Institute for Geoinformatics
University of Muenster
Andrew U. Frank
Dept. of Geoinformation
Technical University Vienna
The problem with formal specifications is that formal tools can only check that the specifications are internally consistent. No method is conceivable to automatically check that the specification expresses the intentions of the (collective) mind of the specification body, i.e., that it is correct. However, humans can easily detect if the result of an operation corresponds to their expectations. The idea of this paper is to show how this human capability can be exploited in the writing and testing of specifications for interoperable GIS.
A problem related to that of deciding the correctness of specifications is that of checking the compliance of an implementation with a specification. It is practically (though not fundamentally) impossible to prove the compliance of a program with a specification, but one can test (with a limited set of examples) if an implementation produces no results prohibited by the specification.
The same solution applies to both cases: if specifications are written
in an executable language, they can be run and the results of specific
test cases can be directly inspected. The results can be used to demonstrate
and better understand what the specification means, and to check compliance
of implementations. The paper applies this idea to the specification of
semantics for interoperable components. It shows how the use of a functional
language for specification writing (as explained in the companion paper,
Frank and Kuhn) achieves the goal of unifying the specification and testing
Today’s specifications formally describe the signatures of operations, assuming an implicit type system. The semantics of operations are typically expressed using first-order logic or natural language. Such expressions often assume the semantics of analytical geometry which are not supported by straight-forward implementations. They are difficult to combine and to understand in their collective meaning. It is not unusual that there is no implementation (i.e. no model) satisfying all of them. Operations from analytical geometry (e.g., line intersection or point equality) are notorious examples.
Faced with these difficulties, current specification practice follows a three-step process:
Proof theory is the appropriate theoretical framework to discuss specifications and to improve the process:
If specifications can be executed, they can serve as prototypes for an implementation. This has tremendous advantages for the specification process, by moving the testing phase up to the specification writing phase and allowing for early error recognition and rectification.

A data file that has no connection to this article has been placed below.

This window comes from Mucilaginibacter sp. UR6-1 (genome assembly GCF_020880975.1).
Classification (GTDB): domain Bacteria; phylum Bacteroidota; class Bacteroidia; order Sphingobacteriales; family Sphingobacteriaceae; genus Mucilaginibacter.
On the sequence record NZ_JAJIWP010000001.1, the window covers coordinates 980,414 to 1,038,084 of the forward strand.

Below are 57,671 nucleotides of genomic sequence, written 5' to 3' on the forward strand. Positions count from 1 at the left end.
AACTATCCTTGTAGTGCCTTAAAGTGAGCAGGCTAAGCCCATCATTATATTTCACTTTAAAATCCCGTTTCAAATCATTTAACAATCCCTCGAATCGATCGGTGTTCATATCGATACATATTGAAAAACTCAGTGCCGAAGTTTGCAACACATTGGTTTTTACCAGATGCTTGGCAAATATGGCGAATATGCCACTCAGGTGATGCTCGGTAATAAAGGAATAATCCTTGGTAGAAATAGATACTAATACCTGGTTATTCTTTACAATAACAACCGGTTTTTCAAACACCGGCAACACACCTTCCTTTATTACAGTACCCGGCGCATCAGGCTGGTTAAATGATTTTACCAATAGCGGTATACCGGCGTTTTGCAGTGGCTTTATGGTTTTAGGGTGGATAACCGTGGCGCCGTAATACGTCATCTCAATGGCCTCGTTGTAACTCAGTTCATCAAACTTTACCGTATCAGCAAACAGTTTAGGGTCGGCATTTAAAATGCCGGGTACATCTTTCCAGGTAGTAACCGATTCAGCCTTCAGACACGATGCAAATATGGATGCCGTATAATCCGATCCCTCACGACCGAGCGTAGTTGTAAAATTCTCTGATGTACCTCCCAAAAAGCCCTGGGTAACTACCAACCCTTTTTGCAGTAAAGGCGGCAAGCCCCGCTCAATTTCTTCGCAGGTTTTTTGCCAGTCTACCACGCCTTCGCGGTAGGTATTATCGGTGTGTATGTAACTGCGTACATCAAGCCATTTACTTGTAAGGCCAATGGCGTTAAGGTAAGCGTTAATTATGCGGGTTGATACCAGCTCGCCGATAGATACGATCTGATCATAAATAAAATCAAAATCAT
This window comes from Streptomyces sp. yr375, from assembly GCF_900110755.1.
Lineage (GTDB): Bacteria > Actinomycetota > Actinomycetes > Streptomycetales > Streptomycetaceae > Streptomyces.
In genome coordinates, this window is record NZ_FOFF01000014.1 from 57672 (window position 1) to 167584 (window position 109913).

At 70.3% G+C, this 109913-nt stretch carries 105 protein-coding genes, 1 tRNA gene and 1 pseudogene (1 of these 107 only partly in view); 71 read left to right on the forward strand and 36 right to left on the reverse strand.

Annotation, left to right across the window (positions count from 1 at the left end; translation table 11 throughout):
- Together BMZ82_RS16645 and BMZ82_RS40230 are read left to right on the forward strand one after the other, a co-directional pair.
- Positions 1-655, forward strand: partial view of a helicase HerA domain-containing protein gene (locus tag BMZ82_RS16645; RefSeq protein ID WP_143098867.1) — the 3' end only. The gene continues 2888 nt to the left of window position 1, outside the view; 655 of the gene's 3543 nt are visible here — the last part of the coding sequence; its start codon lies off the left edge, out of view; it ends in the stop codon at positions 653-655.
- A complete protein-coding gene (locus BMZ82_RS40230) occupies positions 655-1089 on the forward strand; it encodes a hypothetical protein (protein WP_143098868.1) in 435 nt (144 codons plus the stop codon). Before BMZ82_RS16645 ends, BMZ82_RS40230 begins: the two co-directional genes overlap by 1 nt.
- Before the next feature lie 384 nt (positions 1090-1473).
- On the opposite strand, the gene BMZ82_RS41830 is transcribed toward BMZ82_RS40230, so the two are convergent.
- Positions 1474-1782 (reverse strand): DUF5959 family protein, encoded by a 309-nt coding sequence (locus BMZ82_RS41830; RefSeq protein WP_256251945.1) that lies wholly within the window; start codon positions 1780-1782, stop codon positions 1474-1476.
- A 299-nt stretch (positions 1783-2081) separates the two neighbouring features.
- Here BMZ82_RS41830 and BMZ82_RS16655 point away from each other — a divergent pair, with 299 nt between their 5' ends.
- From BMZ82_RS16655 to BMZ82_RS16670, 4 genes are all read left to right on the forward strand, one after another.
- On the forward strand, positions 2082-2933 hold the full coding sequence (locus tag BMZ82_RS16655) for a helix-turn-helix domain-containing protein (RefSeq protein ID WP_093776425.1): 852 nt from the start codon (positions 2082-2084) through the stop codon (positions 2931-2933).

Writing specifications in an executable language, however, reduces them
automatically to constructive expressions (of the kind of rewrite rules).
This is a serious restriction, but it can be circumvented by expressing
what cannot be stated in the theory as (constructive) test functions and
supplementing the theory with a simplistic execution model. This model
is not optimized for effective execution, but can demonstrate that an implementation
is possible and support human understanding of what is going on in the
Executable specifications allow to compute results for any input data.
They allow the specifier to observe if her intuition about what the specification
should say corresponds to what the specification actually says. The specification
can easily be distributed, so that any interested parties can submit test
cases and convince themselves that the specification matches the collective
understanding of the specification group.
Outcomes for test cases can be computed with an executable specification. These results can then be compared with the output for the same test cases from the implementation to be tested. An automated compliance test system can thereby be designed.
If one has a hypothesis about a ‘wrong’ implementation, it is possible
to produce specific test cases where the outcome from a ‘wrong’ implementation
would be detectably different.
Jones, M. P. (1991). An Introduction to Gofer, Yale University.
OGC (1997). A compliance testing strategy. The Open GIS Consortium, Document 97-007. http://www.opengis.org.
Peterson, J., K. Hammond, et al. (1996). Report on the functional programming language Haskell, Version 1.3. http://haskell.cs.yale.edu/haskell-report/haskell-report.html